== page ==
Above all, they illuminate a mystery that has eternally eluded man: the root of the evil that haunts our lives. For within these five small ideas we will pursue, there lurks a force that rules us" (p. 10-11).
(Note that the Principle of Greed, the Territorial Imperative, the Killer Ape Phantamagoria, the Born to Kill Whispering Within, the Innate Belligerence, and the Beast Within might do the same job: give a quasi-explanation).

The book ends, as every book of this kind ends, after more or less graphically painting gloomy pictures of human savagery through the ages, with the following cliché and anti-climax:
"Superorganisms, ideas, and the pecking order the triad of human evil are not recent inventions `programmed' into us by Western society, consumerism, capitalism, television violence, blood-and-guts films, or rock and roll. They are built into our physiology. They have been with us since the dawn of the human race.
But there is hope that we may someday free ourselves of savagery".

Here is an anthology of other slogans, unwarranted generalizations, and assorted sound bytes:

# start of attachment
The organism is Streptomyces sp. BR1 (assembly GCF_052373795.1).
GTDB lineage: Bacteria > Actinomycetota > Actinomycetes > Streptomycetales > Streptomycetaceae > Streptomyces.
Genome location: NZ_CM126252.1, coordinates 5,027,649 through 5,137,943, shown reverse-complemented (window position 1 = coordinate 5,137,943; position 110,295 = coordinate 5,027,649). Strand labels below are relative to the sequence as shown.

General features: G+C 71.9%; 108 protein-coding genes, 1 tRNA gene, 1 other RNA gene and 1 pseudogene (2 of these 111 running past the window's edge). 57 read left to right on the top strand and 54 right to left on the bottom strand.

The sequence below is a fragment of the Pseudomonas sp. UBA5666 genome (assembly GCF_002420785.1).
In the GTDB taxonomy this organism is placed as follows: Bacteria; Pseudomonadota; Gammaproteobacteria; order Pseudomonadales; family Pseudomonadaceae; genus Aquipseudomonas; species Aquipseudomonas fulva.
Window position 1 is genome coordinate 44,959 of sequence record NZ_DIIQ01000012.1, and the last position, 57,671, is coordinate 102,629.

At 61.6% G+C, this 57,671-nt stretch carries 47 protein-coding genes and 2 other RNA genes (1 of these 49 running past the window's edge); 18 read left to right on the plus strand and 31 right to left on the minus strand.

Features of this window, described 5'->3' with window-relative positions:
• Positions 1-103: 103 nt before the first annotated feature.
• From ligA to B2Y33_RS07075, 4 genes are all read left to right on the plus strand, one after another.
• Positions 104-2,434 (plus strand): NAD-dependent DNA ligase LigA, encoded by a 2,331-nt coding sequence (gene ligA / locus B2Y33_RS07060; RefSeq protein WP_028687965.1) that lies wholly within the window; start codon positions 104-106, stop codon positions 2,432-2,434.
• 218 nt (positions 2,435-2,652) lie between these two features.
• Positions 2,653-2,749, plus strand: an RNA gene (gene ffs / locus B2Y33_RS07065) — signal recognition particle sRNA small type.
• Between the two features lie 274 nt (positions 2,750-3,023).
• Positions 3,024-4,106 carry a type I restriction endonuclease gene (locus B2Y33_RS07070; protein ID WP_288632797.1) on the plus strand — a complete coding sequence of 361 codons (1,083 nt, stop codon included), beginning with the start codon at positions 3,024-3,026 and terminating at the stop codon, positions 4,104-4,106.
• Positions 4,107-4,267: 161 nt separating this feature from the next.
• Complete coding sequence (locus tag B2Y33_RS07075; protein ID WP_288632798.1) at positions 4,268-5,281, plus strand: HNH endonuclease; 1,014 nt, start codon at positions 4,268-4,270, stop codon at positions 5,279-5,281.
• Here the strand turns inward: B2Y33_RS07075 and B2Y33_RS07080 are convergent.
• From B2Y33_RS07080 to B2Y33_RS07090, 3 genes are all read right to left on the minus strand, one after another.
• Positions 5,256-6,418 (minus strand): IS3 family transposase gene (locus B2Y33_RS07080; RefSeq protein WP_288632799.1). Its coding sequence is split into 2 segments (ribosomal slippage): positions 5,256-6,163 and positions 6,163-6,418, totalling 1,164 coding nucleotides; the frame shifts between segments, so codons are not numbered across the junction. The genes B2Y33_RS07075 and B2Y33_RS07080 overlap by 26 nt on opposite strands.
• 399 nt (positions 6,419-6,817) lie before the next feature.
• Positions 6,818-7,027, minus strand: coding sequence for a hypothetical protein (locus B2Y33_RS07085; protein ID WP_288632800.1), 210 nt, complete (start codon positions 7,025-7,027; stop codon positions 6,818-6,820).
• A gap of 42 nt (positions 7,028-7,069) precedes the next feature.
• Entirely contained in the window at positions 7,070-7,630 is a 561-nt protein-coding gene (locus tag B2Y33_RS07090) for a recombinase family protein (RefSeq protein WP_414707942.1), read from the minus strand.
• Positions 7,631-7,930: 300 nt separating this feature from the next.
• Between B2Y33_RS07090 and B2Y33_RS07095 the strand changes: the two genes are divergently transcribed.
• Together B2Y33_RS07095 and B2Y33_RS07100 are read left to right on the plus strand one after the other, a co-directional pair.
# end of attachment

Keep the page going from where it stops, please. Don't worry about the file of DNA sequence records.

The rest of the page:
"Nature does not abhor evil; she embraces it" (p. 2);
"man's inborn evil" (p. 3);
"Nature's amusements are cruel" (p. 25).
"Women encourage killers. They do it by falling in love with warriors and heroes. Men know it and respond with enthusiasm" (p. 33).
"Humans are built to eat meat" (p.157) (With our conspicuous molars?);
"There are no righteous societies; there are simply different degrees of depravity" (p. 236).
"our biological curse, our animal brain's addiction to violence" (p. 318);
"Nor can human beings as a species stop their inexorable itch for war" (p. 319); (Then, why bother?)

A number of (falsified) myths:
  • Homo sapiens tribes rampaging the unfortunate Neanderthals (p. 43);
  • The most potent impulse in the makeup of every micro- and macrobeast is the drive for personal survival (p. 47);
  • The myth of male expendability (p. 147);
  • Societies that hug their kids are relatively peaceful (p. 239). Yet, Yanomamö, Jivaro, Cayapo, and many other highly warlike Amazonian and New Guinean tribes' fathers are very affectionate with their children.
  • The myth of the correlation between cotton prices and lynchings (p. 288) (refuted long ago simply by using the correct coefficient);